|US20080228908 *||Mar 19, 2008||Sep 18, 2008||Link David F||Management techniques for non-traditional network and information system topologies|
|US20090024452 *||Sep 25, 2008||Jan 22, 2009||Ronald Martinez||Methods, systems and apparatus for delivery of media|
|US20090106268 *||Dec 19, 2008||Apr 23, 2009||Daniel Parkes||Content distribution prioritization using demand indices|
|US20090299857 *||Mar 16, 2007||Dec 3, 2009||Brubaker Curtis M||System and method for obtaining revenue through the display of hyper-relevant advertising on moving objects|
|US20100322213 *||Jun 23, 2009||Dec 23, 2010||Huaiyu Liu||Service discovery in a wireless network|
|US20110070863 *||Mar 24, 2011||Nokia Corporation||Method and apparatus for incrementally determining location context|
|US20110093605 *||Oct 13, 2010||Apr 21, 2011||Qualcomm Incorporated||Adaptively streaming multimedia|
|US20110106614 *||Dec 22, 2010||May 5, 2011||Jumptap, Inc.||Mobile User Characteristics Influenced Search Results|
|US20110313862 *||Dec 22, 2011||Jorey Ramer||System for targeting advertising content to a plurality of mobile communication facilities|
|US20120046049 *||Jul 21, 2010||Feb 23, 2012||Kota Enterprises, Llc||Secondary indications of user locations and use thereof by a location-based service|
|US20120066198 *||Sep 18, 2011||Mar 15, 2012||Jorey Ramer||System for targeting advertising content to a plurality of mobile communication facilities|
|US20120066199 *||Sep 18, 2011||Mar 15, 2012||Jorey Ramer||System for targeting advertising content to a plurality of mobile communication facilities|
|US20120218082 *||Feb 24, 2011||Aug 30, 2012||of the Province of Ontario, Canada)||Communications system including display with nfc device associated therewith and associated methods|
|US20130159474 *||Feb 17, 2013||Jun 20, 2013||John Almeida||Target advertising using wireless node location-based data|
|US20130308063 *||Mar 12, 2013||Nov 21, 2013||Synchear, Llc||Method, system, and device for relaying information through a mobile phone or personal display device|
|US20140052537 *||Sep 20, 2012||Feb 20, 2014||Modooh Inc.||Information Display System for Transit Vehicles|
|US20140089094 *||Nov 26, 2013||Mar 27, 2014||United Video Properties, Inc.||Systems and methods for commerce in media program related merchandise|
|EP1767029A1 *||Jun 2, 2005||Mar 28, 2007||Nokia Corporation||Processing of location-based information|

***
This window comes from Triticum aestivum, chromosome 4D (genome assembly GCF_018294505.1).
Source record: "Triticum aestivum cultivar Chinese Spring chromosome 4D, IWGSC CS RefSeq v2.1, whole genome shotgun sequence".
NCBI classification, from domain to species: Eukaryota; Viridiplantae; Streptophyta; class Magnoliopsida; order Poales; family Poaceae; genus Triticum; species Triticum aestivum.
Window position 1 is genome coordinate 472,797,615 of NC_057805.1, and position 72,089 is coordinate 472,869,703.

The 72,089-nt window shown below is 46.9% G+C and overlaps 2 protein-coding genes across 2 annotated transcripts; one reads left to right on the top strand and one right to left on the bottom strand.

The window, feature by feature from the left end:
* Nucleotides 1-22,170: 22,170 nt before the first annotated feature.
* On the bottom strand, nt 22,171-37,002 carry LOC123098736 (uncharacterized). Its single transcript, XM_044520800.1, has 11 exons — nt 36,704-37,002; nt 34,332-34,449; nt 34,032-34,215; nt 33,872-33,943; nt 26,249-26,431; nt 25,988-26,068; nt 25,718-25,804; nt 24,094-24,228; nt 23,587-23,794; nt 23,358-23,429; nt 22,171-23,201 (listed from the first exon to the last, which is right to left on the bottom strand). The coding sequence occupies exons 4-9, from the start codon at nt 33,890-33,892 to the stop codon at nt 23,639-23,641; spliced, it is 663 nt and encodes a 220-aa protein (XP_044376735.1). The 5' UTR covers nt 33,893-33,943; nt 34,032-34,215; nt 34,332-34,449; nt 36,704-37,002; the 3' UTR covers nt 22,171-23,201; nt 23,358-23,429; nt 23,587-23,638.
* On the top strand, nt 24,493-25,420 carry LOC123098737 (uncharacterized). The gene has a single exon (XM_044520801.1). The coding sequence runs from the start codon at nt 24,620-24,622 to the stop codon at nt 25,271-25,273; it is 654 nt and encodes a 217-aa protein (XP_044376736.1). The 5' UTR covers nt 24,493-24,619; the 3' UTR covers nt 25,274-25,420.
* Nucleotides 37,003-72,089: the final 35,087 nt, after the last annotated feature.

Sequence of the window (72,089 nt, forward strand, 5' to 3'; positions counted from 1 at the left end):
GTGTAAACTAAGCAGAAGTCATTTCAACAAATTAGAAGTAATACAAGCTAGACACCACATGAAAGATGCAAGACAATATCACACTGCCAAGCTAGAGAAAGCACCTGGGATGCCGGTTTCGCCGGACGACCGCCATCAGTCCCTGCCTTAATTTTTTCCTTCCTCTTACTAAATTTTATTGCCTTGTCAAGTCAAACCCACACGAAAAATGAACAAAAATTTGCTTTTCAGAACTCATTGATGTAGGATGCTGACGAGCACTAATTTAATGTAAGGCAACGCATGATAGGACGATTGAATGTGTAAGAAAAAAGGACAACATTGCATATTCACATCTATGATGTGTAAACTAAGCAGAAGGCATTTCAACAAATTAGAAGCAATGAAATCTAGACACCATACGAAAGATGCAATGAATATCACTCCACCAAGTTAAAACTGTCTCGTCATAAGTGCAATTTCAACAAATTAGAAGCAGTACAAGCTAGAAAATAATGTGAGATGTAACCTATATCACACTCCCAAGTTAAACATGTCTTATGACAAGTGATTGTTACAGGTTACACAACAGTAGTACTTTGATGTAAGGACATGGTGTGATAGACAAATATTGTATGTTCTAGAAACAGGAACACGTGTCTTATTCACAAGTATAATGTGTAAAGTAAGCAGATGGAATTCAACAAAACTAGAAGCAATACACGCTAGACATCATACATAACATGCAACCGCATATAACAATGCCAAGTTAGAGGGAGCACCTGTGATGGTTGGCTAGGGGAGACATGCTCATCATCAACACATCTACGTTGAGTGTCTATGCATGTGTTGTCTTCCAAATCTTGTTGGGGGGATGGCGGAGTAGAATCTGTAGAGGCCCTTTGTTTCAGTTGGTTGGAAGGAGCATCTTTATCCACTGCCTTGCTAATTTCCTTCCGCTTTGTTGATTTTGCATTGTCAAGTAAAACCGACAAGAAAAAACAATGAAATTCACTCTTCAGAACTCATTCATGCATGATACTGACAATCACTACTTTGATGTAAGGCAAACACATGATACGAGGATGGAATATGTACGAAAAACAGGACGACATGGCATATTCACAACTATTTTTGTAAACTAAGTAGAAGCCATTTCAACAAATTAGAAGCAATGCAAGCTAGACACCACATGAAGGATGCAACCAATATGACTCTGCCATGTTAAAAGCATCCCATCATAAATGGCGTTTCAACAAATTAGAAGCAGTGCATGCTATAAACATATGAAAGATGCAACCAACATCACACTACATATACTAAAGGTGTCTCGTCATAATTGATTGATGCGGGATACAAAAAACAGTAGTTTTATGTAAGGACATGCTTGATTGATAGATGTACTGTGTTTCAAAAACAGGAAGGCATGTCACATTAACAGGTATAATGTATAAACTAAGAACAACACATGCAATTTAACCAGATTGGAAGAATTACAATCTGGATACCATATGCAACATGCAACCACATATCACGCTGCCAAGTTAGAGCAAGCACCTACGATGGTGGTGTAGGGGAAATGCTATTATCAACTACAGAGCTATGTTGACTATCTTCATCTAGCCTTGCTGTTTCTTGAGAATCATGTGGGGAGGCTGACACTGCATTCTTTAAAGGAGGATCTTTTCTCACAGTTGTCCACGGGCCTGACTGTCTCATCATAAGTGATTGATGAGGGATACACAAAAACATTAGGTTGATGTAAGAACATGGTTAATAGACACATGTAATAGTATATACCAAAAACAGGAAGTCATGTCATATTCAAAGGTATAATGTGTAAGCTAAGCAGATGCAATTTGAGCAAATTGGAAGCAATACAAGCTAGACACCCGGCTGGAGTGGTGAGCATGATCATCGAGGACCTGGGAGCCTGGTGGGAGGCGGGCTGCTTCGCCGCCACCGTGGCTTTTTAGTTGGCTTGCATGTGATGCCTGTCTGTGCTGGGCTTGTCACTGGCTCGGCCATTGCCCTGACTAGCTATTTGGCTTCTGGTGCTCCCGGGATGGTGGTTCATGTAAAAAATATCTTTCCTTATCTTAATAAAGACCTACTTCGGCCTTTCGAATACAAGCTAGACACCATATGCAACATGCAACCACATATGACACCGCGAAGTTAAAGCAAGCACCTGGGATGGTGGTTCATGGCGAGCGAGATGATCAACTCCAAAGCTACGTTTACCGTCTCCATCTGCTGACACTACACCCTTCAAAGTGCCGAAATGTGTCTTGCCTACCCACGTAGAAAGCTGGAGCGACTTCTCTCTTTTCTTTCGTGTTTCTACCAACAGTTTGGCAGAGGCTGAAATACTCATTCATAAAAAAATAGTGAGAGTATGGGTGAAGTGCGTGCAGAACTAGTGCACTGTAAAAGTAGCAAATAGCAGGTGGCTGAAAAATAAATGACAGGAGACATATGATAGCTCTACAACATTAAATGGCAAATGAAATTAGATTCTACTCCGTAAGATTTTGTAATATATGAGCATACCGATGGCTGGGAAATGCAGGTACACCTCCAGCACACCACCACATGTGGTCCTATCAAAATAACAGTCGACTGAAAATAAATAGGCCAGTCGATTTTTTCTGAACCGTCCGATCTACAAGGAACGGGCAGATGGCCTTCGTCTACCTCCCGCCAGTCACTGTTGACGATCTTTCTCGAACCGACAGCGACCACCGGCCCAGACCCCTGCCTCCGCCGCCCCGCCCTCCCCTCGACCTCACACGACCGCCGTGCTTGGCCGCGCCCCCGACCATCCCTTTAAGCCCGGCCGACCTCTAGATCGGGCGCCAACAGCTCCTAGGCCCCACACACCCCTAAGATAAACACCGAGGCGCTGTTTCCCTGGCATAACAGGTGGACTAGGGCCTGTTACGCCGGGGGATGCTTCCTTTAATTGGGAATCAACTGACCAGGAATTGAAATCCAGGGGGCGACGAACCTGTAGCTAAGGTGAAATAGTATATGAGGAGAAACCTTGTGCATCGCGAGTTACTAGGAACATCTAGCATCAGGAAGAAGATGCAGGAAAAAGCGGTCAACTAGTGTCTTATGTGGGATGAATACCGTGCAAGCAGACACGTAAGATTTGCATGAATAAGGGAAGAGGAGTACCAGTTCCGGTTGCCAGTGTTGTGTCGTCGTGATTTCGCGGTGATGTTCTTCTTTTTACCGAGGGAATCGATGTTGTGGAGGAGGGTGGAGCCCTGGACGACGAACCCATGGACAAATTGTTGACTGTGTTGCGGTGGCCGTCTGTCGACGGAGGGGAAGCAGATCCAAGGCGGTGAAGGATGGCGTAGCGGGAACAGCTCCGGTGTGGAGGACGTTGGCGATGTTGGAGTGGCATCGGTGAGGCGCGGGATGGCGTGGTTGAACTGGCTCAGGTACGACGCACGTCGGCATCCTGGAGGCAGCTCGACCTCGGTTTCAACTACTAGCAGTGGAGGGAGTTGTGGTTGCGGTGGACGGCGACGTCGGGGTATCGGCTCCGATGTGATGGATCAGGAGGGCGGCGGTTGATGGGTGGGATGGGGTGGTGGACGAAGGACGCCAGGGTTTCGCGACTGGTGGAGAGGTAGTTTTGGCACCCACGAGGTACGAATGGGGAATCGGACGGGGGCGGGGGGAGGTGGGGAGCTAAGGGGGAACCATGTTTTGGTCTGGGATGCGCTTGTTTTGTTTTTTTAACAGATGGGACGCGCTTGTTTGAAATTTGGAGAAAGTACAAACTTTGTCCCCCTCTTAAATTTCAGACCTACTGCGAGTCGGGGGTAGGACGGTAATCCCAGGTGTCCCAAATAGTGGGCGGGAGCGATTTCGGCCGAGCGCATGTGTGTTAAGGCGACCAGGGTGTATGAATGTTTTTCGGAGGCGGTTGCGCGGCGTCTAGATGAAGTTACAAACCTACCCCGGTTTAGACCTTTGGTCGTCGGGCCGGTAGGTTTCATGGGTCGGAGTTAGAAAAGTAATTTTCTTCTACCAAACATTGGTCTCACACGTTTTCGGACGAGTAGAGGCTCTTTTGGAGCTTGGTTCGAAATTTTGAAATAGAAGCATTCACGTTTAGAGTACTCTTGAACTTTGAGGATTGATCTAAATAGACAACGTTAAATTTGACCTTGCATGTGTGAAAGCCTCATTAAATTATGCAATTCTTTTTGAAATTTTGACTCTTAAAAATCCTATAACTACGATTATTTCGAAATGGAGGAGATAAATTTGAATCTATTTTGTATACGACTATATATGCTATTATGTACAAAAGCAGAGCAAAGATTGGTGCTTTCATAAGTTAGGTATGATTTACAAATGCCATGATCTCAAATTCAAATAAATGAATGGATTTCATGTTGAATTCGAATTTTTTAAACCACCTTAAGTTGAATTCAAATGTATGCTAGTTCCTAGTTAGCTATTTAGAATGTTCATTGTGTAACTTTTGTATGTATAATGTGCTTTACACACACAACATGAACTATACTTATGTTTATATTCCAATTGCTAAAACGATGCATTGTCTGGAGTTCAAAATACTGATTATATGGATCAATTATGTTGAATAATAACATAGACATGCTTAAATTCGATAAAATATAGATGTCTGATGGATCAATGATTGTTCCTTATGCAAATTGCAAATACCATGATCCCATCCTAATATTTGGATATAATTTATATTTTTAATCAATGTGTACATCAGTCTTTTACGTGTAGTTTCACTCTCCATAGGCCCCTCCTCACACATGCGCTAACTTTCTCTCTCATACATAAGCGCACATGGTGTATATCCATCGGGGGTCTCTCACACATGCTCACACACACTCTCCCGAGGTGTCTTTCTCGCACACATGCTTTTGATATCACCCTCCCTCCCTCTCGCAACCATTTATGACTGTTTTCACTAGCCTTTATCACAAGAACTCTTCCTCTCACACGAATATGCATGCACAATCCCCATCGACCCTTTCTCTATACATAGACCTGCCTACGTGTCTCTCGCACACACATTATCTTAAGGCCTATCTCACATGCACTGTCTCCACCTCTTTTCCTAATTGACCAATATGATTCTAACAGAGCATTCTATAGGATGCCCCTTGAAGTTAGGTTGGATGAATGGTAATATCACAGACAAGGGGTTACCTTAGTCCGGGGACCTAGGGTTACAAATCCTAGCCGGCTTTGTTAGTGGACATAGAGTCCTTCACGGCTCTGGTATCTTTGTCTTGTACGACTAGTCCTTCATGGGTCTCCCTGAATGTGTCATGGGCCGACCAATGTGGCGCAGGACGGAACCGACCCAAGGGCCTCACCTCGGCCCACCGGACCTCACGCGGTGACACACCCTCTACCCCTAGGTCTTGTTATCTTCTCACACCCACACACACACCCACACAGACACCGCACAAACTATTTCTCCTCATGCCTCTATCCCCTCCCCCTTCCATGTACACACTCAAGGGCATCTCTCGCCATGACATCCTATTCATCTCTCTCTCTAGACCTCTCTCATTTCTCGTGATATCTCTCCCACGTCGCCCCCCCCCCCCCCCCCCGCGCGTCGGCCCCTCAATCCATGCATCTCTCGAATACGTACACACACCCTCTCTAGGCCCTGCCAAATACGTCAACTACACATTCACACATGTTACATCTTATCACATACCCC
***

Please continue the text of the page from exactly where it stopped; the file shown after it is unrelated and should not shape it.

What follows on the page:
|EP2350957A1 *||Sep 29, 2009||Aug 3, 2011||Chacha Search, Inc.||Method and system for managing user interaction|
|WO2007053714A2 *||Oct 31, 2006||May 10, 2007||Brian Axe||Selection and/or application of special ad styles|
|WO2008028167A1 *||Aug 31, 2007||Mar 6, 2008||Claude Ciocan||Methods and systems for self- service programming of content and advertising in digital out- of- home networks|
|WO2008080293A1 *||Dec 5, 2007||Jul 10, 2008||Beijing Watch Data Sys Co Ltd||A method and a system for realizing the interactive information through the multimedia|
|WO2009012007A1 *||Jun 16, 2008||Jan 22, 2009||Adrian Pop||Method and system for providing advertisement/messages based on bluetooth (r) technology|
|WO2009051503A2 *||Oct 17, 2007||Apr 23, 2009||Fernando Jude Fernando Garcia||A system and method for simultaneously delivering rewards and targeted advertising to mobile devices|
|WO2010051720A1 *||Aug 31, 2009||May 14, 2010||Zte Corporation||Method and system for enabling message push services|
|U.S. Classification||340/988, 340/531, 340/990, 340/573.1, 705/14.39, 705/14.53, 705/14.64, 705/14.66, 705/14.73|
|International Classification||G06Q30/02, G08G1/123|
|Cooperative Classification||H04W4/206, G06Q30/0267, G06Q30/0255, G06Q30/0239, G06Q30/0277, G06Q30/02, G08G1/20, G06Q30/0269|
|European Classification||G06Q30/02, G08G1/20, G06Q30/0239, G06Q30/0267, G06Q30/0269, G06Q30/0277, G06Q30/0255|
|Jul 5, 2002||AS||Assignment|
Owner name: CADRE GROUP INC., THE, CANADA
Free format text: ASSIGNMENT OF ASSIGNORS INTEREST;ASSIGNORS:SMITH, BRAD;LIDZBARSKI, JOHN;REEL/FRAME:013301/0329
Effective date: 20020511